We have the very beginnings of a Parish Register Extract in a pop-up text file. Your additions and corrections are welcomed.
The Baptists had a chapel erected here prior to 1872 with an associated burial ground. The Wesleyan Methodists built a chapel prior to 1913. The Quakers also met here. For information and assistance in researching these chapels, see our non-conformist religions page.
Carlton-le-Moorland (sometimes given as "Carlton le Moorlands" - note the trailing "S") is both a village and parish. It lies north of the A17 trunk road, northeast of Newark on Trent, 11 miles SSW of Lincoln. It has Bassingham parish lying to the north and Norton Disney to the northwest. The River Witham forms a portion of the parish's northwest boundary, crossed by the Scotwater Bridge, while the River Brant touches the eastern side. The parish covers just over 2,250 acres of good farmland.
The village dates back to at least 1068. Today it is still a small village, retaining many of the old buildings from past centuries. If you are planning a visit:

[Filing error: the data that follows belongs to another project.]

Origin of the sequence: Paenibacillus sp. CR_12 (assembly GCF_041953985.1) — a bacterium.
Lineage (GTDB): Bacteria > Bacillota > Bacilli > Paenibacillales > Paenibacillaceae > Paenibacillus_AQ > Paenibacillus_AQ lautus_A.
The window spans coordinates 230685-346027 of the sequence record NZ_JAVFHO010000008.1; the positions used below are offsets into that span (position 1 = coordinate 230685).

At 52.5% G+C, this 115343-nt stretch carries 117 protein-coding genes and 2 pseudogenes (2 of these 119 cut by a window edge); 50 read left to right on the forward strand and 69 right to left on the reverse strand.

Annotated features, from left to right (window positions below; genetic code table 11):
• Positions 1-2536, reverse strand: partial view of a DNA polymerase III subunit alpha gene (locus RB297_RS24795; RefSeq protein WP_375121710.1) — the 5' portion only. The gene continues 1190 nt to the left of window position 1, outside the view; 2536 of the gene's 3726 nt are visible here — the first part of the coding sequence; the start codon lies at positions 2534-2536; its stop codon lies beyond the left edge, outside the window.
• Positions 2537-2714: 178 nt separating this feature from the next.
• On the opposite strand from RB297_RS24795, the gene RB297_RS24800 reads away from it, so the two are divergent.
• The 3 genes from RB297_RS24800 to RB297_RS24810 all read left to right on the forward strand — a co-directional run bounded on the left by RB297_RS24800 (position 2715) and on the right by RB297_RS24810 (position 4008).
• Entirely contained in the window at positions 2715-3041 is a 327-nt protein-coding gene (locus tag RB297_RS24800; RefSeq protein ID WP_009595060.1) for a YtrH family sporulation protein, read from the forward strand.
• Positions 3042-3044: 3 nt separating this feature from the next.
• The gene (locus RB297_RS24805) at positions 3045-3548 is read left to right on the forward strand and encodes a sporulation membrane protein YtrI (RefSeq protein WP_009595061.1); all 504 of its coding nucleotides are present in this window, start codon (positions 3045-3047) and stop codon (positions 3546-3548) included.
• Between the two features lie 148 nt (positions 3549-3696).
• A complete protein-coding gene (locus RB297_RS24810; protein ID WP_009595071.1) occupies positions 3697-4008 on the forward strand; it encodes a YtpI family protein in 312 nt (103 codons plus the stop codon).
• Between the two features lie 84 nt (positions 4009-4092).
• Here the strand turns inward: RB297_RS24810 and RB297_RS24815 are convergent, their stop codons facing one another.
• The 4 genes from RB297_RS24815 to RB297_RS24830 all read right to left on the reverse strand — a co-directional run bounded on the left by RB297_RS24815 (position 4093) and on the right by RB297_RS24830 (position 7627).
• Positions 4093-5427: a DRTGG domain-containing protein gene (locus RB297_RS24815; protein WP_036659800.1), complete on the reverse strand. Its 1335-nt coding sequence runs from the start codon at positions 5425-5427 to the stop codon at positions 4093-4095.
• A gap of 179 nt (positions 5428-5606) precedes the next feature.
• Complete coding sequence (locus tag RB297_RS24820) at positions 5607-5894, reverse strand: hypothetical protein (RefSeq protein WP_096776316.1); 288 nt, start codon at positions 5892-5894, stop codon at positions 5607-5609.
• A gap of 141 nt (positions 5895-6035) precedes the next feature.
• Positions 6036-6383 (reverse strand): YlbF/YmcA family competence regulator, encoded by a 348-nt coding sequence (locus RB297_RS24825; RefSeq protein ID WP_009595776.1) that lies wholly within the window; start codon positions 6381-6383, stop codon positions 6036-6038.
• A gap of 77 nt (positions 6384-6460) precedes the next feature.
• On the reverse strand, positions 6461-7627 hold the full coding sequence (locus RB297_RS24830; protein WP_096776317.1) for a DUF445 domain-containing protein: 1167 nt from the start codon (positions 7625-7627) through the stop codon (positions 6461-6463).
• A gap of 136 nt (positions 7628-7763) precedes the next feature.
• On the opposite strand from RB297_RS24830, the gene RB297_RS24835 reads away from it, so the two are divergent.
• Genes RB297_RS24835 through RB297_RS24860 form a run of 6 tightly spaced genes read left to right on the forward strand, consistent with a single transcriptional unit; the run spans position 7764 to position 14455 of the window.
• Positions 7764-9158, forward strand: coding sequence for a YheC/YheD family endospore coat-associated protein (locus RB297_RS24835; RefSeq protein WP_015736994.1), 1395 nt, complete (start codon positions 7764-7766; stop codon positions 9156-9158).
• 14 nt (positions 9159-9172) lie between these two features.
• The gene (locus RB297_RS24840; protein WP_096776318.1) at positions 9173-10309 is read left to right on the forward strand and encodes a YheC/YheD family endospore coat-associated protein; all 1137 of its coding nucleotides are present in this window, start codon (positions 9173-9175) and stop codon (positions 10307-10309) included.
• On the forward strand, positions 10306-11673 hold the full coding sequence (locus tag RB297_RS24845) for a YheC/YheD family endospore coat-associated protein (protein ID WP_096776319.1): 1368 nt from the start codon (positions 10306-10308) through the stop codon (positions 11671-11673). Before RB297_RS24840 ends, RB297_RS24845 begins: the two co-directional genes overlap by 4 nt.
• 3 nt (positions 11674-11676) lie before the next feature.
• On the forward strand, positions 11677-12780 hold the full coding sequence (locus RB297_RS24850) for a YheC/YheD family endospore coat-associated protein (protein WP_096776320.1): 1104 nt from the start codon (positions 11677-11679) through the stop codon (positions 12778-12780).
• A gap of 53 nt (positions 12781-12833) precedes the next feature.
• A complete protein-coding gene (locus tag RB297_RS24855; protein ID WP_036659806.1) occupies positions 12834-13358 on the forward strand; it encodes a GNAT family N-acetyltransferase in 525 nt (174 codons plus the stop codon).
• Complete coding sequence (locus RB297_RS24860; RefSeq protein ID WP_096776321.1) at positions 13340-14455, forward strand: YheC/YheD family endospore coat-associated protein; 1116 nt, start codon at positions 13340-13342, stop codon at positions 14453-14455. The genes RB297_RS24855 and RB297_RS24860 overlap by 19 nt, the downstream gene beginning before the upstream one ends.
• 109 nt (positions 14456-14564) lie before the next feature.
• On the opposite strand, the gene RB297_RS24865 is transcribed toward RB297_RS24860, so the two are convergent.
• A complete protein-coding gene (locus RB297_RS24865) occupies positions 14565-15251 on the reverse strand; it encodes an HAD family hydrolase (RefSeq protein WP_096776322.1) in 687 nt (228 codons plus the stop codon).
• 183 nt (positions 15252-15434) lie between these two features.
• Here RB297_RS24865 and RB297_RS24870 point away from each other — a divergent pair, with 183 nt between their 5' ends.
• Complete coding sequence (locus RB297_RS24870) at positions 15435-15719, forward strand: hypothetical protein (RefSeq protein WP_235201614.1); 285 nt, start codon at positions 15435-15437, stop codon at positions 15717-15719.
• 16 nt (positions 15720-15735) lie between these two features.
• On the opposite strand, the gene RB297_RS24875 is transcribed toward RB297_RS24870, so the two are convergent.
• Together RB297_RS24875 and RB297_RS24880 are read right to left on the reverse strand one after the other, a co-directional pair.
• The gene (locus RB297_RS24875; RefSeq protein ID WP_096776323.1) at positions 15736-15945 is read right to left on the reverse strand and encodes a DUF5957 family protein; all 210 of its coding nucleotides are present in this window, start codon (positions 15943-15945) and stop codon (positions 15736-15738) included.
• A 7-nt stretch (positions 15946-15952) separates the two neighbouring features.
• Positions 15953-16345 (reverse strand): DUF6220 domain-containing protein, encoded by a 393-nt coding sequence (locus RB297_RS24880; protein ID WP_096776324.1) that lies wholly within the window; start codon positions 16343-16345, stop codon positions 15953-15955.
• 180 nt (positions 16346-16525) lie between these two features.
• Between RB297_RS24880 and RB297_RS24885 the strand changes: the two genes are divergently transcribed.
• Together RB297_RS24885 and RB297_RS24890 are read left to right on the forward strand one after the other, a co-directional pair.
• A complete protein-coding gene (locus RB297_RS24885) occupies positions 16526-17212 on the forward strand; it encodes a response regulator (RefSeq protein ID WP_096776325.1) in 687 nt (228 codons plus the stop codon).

At the Lincoln Archives there is a history of Carlton Le Moorland and Norton Disney 1540-1615, by Judith R. Jones, which is available by request. It was written as part of her university thesis in 1987 and contains useful info about the village and various individuals. Included are inventories at death, wills, a map of the village in 1667, etc. There is a copy at the Lincoln Archives and at the Hayward Library, University of Nottingham.
In the 1980s, after the last of the BROCKLEBANK families died off, a number of people bought and built new homes in the parish.
Paul FARMER has a photograph of the White Hart Inn on Geo-graph, taken in November, 2011.
The White Hart pub is 16th century in origins, though there used to be at least two.
Carlton is Nordic or Old English for ceorl or freemen. Le Moorland comes from the Normans. The D'Isney family were up the road at Norton Disney and came over with William in 1066. The village gets a mention in the 1068 Doomsday book as Carletune. ["A Dictionary of English Place-Names," A. D. Mills, Oxford University Press, 1991]